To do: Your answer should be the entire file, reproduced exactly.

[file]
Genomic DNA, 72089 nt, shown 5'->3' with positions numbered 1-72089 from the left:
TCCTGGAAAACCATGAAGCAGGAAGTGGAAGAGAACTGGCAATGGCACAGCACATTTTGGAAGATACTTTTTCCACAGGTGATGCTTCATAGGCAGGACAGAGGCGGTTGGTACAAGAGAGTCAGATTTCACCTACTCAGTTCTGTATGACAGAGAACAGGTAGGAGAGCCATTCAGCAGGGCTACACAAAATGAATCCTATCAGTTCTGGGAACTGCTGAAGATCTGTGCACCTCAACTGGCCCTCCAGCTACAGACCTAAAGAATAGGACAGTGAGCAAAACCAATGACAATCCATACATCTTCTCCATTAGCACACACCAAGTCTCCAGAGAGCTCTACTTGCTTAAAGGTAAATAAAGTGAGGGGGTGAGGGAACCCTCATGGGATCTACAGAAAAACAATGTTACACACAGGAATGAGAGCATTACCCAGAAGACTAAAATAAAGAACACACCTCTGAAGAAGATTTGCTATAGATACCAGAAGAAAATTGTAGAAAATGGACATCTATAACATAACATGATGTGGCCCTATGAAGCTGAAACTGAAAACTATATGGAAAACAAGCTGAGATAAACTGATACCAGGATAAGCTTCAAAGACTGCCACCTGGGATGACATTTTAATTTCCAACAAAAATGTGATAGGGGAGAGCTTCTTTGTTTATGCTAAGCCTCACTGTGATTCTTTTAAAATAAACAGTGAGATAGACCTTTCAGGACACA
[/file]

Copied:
Genomic DNA, 72089 nt, shown 5'->3' with positions numbered 1-72089 from the left:
TCCTGGAAAACCATGAAGCAGGAAGTGGAAGAGAACTGGCAATGGCACAGCACATTTTGGAAGATACTTTTTCCACAGGTGATGCTTCATAGGCAGGACAGAGGCGGTTGGTACAAGAGAGTCAGATTTCACCTACTCAGTTCTGTATGACAGAGAACAGGTAGGAGAGCCATTCAGCAGGGCTACACAAAATGAATCCTATCAGTTCTGGGAACTGCTGAAGATCTGTGCACCTCAACTGGCCCTCCAGCTACAGACCTAAAGAATAGGACAGTGAGCAAAACCAATGACAATCCATACATCTTCTCCATTAGCACACACCAAGTCTCCAGAGAGCTCTACTTGCTTAAAGGTAAATAAAGTGAGGGGGTGAGGGAACCCTCATGGGATCTACAGAAAAACAATGTTACACACAGGAATGAGAGCATTACCCAGAAGACTAAAATAAAGAACACACCTCTGAAGAAGATTTGCTATAGATACCAGAAGAAAATTGTAGAAAATGGACATCTATAACATAACATGATGTGGCCCTATGAAGCTGAAACTGAAAACTATATGGAAAACAAGCTGAGATAAACTGATACCAGGATAAGCTTCAAAGACTGCCACCTGGGATGACATTTTAATTTCCAACAAAAATGTGATAGGGGAGAGCTTCTTTGTTTATGCTAAGCCTCACTGTGATTCTTTTAAAATAAACAGTGAGATAGACCTTTCAGGACACA